Muscle Weakness (Hypotonia)

What is hypotonia?

Hypotonia means decreased muscle tone. It can be a condition on its own, called benign congenital hypotonia, or it can be indicative of another problem where there is progressive loss of muscle tone, such as muscular dystrophy or cerebral palsy. It is usually detected during infancy.

  • An infant with hypotonia exhibits a floppy quality or "rag doll" feeling when he or she is held.
  • Infants may lag behind in acquiring certain fine and gross motor developmental milestones that enable a baby to hold his or her head up when placed on the stomach, balance themselves or get into a sitting position and remain seated without falling over.
  • There is a tendency for hip, jaw, and neck dislocations to occur.
  • Some children with hypotonia may have trouble feeding, if they are unable to suck or chew for long periods.
  • A child with hypotonia may also have problems with speech or exhibit shallow breathing.

What causes muscle weakness?

Hypotonia can be caused by a variety of conditions, including those that involve the central nervous system, muscle disorders, and genetic disorders. Some common causes can include but are not limited to:

What are the symptoms of muscle weakness?

The following are common symptoms associated with hypotonia. Each child may experiences symptoms differently. Symptoms vary depending on the underlying cause of the problem.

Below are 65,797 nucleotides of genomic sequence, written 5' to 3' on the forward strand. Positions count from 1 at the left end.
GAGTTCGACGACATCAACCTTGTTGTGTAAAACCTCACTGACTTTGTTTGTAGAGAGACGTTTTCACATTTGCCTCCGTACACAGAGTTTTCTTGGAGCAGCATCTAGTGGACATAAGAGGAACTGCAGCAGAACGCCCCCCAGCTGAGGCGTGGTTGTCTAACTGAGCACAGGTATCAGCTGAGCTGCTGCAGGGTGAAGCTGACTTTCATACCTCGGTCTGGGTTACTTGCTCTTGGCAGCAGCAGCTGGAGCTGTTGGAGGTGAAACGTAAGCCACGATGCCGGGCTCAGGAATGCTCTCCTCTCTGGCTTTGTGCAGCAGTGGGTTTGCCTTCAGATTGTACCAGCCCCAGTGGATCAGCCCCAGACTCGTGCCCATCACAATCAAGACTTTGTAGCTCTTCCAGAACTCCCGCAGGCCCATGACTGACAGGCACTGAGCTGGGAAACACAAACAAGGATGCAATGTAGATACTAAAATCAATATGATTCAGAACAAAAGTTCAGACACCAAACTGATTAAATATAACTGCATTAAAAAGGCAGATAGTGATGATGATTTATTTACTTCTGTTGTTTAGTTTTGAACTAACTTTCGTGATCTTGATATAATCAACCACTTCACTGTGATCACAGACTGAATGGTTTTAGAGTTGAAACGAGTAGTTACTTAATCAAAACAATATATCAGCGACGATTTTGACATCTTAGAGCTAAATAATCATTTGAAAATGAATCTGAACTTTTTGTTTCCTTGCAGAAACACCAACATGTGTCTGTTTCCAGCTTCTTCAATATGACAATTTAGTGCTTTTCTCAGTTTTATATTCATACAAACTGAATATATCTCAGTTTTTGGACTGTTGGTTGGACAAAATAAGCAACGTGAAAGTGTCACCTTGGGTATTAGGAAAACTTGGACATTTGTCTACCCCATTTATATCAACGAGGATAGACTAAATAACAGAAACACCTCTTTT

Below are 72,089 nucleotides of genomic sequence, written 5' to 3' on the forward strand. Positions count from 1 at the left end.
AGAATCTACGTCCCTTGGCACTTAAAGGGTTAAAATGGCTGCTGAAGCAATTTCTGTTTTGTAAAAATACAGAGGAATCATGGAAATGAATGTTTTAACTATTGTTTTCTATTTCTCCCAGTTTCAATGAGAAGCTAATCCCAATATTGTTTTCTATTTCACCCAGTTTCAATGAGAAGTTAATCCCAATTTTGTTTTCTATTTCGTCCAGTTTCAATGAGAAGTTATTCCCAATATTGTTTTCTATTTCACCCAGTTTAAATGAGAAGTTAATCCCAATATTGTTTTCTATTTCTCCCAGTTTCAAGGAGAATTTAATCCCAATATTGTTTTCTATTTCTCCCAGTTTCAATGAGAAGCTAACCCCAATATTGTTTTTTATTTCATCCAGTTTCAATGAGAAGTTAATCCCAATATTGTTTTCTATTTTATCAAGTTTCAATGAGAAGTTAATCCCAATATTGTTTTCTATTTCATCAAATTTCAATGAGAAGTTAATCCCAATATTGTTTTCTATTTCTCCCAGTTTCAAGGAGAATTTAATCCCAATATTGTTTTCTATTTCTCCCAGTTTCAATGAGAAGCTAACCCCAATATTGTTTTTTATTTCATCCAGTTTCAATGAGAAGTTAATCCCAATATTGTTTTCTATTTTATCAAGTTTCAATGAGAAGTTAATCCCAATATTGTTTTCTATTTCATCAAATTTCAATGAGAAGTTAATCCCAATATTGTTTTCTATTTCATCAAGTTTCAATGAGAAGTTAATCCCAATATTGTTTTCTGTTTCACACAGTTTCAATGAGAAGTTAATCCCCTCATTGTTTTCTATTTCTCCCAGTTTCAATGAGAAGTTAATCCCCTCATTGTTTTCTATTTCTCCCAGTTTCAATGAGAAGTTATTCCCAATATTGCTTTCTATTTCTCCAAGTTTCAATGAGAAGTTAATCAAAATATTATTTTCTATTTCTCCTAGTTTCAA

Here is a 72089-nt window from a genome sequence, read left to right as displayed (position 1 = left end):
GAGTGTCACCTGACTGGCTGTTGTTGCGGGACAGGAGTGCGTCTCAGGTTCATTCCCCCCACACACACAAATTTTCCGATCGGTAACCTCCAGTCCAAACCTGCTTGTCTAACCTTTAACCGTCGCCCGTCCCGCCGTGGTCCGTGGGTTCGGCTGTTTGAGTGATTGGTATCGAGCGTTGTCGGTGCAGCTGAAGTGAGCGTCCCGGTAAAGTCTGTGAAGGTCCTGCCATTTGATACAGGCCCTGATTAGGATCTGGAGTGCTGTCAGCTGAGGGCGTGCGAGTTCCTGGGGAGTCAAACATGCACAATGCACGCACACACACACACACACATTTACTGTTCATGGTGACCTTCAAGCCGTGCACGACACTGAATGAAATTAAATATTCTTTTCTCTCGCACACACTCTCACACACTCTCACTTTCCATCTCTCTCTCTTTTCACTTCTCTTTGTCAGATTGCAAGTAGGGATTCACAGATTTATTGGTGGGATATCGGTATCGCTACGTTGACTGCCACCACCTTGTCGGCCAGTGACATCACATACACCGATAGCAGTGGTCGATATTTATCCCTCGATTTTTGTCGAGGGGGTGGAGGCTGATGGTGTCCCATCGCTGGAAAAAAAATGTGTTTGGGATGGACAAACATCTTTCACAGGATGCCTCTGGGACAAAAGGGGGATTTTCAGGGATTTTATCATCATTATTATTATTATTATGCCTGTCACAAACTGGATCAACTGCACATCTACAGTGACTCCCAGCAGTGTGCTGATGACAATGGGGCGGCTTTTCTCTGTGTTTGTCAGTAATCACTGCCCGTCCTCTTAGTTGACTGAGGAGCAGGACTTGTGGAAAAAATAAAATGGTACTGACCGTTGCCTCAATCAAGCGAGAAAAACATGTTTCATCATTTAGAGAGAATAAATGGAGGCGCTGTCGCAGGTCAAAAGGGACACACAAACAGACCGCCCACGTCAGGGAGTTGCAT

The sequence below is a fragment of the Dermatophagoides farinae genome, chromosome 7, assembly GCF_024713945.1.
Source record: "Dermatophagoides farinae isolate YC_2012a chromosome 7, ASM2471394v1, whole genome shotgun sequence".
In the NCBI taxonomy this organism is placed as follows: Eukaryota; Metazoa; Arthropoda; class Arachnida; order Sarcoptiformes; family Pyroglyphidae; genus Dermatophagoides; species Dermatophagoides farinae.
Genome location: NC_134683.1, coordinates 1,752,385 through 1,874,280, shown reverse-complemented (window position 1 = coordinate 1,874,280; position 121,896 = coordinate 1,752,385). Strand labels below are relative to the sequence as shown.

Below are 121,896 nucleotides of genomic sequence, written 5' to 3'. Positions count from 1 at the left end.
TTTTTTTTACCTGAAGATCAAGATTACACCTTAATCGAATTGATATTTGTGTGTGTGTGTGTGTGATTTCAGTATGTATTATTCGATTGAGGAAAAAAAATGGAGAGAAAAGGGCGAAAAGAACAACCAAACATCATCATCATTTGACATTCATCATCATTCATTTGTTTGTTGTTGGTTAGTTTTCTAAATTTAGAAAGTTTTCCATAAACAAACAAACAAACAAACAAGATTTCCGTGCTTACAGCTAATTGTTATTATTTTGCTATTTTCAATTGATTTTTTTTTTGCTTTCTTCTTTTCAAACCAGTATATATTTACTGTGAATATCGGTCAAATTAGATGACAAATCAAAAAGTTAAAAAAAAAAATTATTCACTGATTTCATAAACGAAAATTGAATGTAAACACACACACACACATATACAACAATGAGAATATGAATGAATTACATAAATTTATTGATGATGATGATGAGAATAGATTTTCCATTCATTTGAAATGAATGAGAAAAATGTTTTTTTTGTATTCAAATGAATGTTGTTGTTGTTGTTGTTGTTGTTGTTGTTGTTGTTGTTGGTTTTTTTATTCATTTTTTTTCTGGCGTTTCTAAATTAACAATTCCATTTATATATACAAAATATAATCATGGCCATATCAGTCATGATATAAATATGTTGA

• decreased muscle tone; muscles feel soft and doughy
  • ability to extend limb beyond its normal limit
  • failure to acquire motor-related developmental milestones (such as holding head up without support from parent, rolling over, sitting up without support, walking)
  • problems with feeding (inability to suck or chew for prolonged periods)
  • shallow breathing
  • mouth hangs open with tongue protruding (under-active gag reflex)

Some hypotonias are not progressive and are of an unknown origin, a condition known as benign congenital hypotonia.

  • Central nervous system function and intelligence in children is normal.
  • Children with benign congenital hypotonia may not experience developmental delay.
  • Some children acquire gross motor skills (sitting, walking, running, jumping) more slowly than most.

The signs and symptoms of hypotonia resemble that of other conditions. Always consult a physician for a diagnosis.

Hypotonia and muscle weakness can be caused by several different diseases.How Boston Children's Hospital approaches muscle weakness

Your child's muscle weakness can be caused by several different diseases, and treatment cannot begin without sussing out the real cause. At Boston Children's, doctors have several tests available to diagnose the cause of your child's weakness. Once the diagnosis is nailed down, several treatment programs, including physical therapy programs, are at hand to help your child live a normal life.